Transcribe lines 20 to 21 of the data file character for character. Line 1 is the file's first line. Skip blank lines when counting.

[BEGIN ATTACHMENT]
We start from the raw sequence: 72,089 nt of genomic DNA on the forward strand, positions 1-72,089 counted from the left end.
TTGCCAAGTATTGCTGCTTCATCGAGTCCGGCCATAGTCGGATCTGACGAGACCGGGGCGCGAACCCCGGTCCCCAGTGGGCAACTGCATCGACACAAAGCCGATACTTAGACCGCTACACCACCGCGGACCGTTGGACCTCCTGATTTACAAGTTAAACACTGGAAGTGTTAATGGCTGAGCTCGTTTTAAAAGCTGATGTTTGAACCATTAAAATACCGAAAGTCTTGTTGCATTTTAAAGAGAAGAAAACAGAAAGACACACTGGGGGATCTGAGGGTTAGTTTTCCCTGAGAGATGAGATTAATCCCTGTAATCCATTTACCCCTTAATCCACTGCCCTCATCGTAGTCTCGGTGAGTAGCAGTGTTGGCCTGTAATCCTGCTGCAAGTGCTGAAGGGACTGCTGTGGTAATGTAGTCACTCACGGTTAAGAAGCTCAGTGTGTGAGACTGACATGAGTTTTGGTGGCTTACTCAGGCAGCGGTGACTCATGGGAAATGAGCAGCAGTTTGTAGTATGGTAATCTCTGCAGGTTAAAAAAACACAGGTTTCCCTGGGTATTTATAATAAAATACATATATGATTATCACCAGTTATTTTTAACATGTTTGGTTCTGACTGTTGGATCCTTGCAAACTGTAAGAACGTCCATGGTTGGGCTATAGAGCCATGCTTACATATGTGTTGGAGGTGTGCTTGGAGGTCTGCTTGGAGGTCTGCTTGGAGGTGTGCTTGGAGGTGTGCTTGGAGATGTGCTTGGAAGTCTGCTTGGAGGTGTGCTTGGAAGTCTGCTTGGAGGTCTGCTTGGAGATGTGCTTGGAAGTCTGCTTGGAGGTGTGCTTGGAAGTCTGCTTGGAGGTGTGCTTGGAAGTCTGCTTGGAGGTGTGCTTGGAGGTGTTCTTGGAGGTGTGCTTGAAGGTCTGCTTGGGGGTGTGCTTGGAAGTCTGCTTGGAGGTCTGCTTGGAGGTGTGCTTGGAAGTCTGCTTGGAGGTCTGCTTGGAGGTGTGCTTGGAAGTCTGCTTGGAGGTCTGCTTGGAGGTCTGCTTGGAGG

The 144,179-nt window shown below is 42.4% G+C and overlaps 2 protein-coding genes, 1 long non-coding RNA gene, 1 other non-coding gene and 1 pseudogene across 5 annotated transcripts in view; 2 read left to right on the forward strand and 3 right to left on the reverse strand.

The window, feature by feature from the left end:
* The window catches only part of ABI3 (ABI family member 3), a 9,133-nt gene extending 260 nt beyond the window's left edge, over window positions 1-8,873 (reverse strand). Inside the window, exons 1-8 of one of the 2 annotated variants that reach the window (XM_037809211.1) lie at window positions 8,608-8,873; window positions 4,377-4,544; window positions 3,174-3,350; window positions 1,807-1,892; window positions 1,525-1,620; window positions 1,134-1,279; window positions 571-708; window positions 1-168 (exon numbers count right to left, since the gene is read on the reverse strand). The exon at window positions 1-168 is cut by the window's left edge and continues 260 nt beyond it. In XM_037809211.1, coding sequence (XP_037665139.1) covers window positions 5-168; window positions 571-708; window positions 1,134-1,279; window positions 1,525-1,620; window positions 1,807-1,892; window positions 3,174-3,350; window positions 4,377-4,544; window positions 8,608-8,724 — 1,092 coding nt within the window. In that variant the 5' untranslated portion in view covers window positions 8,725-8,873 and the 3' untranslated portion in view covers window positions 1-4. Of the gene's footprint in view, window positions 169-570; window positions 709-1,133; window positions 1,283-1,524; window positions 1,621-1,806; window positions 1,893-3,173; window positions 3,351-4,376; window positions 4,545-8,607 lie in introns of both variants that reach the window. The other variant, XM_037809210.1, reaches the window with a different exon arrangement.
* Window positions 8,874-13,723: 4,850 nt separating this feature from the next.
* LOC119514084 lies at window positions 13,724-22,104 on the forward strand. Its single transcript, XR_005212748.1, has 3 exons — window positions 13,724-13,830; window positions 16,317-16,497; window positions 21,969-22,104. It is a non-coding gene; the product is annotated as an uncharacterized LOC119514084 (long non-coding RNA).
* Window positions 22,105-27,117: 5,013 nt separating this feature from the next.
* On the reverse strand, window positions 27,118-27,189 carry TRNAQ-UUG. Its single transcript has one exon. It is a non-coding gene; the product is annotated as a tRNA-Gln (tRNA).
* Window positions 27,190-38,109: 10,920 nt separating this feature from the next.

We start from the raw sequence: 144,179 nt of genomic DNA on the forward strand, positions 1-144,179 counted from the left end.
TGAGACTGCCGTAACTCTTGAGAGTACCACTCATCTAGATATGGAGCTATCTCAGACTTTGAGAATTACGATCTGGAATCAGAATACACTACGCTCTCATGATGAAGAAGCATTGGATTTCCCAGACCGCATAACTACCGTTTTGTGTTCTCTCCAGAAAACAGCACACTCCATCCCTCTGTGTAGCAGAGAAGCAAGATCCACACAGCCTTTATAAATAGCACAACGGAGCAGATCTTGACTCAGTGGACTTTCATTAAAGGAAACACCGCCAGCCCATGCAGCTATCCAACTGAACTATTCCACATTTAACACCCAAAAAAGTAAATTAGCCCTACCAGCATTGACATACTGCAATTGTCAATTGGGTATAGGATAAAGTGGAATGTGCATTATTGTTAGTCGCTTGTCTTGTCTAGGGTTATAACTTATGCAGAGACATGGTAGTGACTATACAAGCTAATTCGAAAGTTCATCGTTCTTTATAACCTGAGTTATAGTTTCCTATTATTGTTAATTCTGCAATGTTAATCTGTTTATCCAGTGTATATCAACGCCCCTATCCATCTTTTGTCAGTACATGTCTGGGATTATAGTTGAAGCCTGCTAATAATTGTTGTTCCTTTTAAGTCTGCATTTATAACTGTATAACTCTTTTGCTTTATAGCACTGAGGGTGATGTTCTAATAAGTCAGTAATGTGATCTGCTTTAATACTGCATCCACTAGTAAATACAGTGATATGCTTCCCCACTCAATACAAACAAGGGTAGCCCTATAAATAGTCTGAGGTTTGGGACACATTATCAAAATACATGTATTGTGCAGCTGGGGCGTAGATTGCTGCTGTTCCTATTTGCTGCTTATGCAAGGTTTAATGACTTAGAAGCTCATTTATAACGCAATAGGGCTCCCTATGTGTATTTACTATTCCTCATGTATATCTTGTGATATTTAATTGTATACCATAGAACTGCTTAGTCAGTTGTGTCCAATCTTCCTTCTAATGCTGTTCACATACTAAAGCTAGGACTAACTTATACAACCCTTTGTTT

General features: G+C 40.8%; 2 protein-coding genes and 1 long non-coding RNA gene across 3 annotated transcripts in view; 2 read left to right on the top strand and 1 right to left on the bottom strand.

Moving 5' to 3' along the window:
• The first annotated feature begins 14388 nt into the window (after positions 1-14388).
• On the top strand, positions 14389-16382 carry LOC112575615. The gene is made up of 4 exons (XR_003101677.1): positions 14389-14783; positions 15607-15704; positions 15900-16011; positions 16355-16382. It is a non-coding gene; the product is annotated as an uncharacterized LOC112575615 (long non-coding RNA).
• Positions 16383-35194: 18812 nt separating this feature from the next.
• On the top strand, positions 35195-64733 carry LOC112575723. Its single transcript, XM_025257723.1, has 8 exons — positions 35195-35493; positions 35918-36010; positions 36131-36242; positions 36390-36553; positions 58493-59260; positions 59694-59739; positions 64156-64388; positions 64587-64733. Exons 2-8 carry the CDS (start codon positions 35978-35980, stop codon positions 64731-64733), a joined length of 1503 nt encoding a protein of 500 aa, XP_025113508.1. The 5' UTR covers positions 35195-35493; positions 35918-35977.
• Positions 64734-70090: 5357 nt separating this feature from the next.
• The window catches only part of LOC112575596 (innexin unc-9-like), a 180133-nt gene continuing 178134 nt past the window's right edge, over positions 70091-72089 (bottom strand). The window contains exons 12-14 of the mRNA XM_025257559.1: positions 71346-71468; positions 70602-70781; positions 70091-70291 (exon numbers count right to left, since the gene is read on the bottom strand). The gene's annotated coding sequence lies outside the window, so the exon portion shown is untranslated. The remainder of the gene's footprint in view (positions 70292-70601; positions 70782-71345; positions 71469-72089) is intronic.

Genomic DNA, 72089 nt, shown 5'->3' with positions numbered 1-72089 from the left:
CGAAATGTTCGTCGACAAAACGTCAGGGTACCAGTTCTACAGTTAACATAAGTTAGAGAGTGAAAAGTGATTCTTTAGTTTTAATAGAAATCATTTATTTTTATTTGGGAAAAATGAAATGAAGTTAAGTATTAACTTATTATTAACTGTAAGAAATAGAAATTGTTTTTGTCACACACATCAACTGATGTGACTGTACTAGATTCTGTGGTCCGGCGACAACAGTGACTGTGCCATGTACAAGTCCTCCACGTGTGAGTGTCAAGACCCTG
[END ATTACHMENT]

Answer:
• The window catches only part of LOC112575596 (innexin unc-9-like), a 180133-nt gene continuing 178134 nt past the window's right edge, over positions 70091-72089 (bottom strand). The window contains exons 12-14 of the mRNA XM_025257559.1: positions 71346-71468; positions 70602-70781; positions 70091-70291 (exon numbers count right to left, since the gene is read on the bottom strand). The gene's annotated coding sequence lies outside the window, so the exon portion shown is untranslated. The remainder of the gene's footprint in view (positions 70292-70601; positions 70782-71345; positions 71469-72089) is intronic.

Genomic DNA, 72089 nt, shown 5'->3' with positions numbered 1-72089 from the left: